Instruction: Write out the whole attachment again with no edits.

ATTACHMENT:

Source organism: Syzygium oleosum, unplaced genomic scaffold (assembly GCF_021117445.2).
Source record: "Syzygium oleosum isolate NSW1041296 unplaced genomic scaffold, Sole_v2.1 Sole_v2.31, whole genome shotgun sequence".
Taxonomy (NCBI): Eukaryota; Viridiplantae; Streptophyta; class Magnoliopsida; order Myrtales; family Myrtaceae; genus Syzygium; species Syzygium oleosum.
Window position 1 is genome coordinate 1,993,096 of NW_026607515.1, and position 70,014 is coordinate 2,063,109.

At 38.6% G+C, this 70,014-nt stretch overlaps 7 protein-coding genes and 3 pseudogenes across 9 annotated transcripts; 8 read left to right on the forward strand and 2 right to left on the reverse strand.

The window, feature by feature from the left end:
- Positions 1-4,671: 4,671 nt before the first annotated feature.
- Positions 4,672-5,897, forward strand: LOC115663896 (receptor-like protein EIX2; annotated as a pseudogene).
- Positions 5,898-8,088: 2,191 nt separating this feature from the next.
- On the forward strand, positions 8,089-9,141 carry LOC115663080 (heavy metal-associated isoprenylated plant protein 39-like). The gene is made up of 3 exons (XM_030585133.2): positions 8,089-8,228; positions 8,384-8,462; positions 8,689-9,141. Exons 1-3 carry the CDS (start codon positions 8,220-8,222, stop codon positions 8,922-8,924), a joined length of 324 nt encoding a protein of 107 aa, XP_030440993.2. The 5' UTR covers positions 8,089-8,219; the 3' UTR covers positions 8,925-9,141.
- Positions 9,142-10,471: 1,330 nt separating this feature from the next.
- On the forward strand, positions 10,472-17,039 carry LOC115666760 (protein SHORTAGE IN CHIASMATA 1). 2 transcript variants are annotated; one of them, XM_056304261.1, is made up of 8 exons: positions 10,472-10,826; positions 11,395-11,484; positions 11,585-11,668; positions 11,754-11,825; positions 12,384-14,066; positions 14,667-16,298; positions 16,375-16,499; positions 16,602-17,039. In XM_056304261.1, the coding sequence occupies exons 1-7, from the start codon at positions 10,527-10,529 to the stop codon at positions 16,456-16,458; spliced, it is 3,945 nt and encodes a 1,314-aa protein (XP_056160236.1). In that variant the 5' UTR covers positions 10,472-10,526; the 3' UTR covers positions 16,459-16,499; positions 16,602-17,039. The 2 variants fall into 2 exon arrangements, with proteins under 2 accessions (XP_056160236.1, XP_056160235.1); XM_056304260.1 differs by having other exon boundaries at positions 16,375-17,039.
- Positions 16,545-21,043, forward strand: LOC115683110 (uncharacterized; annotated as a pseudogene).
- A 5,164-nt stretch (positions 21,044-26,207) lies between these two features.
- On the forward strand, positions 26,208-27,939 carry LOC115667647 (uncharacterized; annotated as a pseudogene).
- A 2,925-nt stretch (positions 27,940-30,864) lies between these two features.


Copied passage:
Source organism: Syzygium oleosum, unplaced genomic scaffold (assembly GCF_021117445.2).
Source record: "Syzygium oleosum isolate NSW1041296 unplaced genomic scaffold, Sole_v2.1 Sole_v2.31, whole genome shotgun sequence".
Taxonomy (NCBI): Eukaryota; Viridiplantae; Streptophyta; class Magnoliopsida; order Myrtales; family Myrtaceae; genus Syzygium; species Syzygium oleosum.
Window position 1 is genome coordinate 1,993,096 of NW_026607515.1, and position 70,014 is coordinate 2,063,109.

At 38.6% G+C, this 70,014-nt stretch overlaps 7 protein-coding genes and 3 pseudogenes across 9 annotated transcripts; 8 read left to right on the forward strand and 2 right to left on the reverse strand.

The window, feature by feature from the left end:
- Positions 1-4,671: 4,671 nt before the first annotated feature.
- Positions 4,672-5,897, forward strand: LOC115663896 (receptor-like protein EIX2; annotated as a pseudogene).
- Positions 5,898-8,088: 2,191 nt separating this feature from the next.
- On the forward strand, positions 8,089-9,141 carry LOC115663080 (heavy metal-associated isoprenylated plant protein 39-like). The gene is made up of 3 exons (XM_030585133.2): positions 8,089-8,228; positions 8,384-8,462; positions 8,689-9,141. Exons 1-3 carry the CDS (start codon positions 8,220-8,222, stop codon positions 8,922-8,924), a joined length of 324 nt encoding a protein of 107 aa, XP_030440993.2. The 5' UTR covers positions 8,089-8,219; the 3' UTR covers positions 8,925-9,141.
- Positions 9,142-10,471: 1,330 nt separating this feature from the next.
- On the forward strand, positions 10,472-17,039 carry LOC115666760 (protein SHORTAGE IN CHIASMATA 1). 2 transcript variants are annotated; one of them, XM_056304261.1, is made up of 8 exons: positions 10,472-10,826; positions 11,395-11,484; positions 11,585-11,668; positions 11,754-11,825; positions 12,384-14,066; positions 14,667-16,298; positions 16,375-16,499; positions 16,602-17,039. In XM_056304261.1, the coding sequence occupies exons 1-7, from the start codon at positions 10,527-10,529 to the stop codon at positions 16,456-16,458; spliced, it is 3,945 nt and encodes a 1,314-aa protein (XP_056160236.1). In that variant the 5' UTR covers positions 10,472-10,526; the 3' UTR covers positions 16,459-16,499; positions 16,602-17,039. The 2 variants fall into 2 exon arrangements, with proteins under 2 accessions (XP_056160236.1, XP_056160235.1); XM_056304260.1 differs by having other exon boundaries at positions 16,375-17,039.
- Positions 16,545-21,043, forward strand: LOC115683110 (uncharacterized; annotated as a pseudogene).
- A 5,164-nt stretch (positions 21,044-26,207) lies between these two features.
- On the forward strand, positions 26,208-27,939 carry LOC115667647 (uncharacterized; annotated as a pseudogene).
- A 2,925-nt stretch (positions 27,940-30,864) lies between these two features.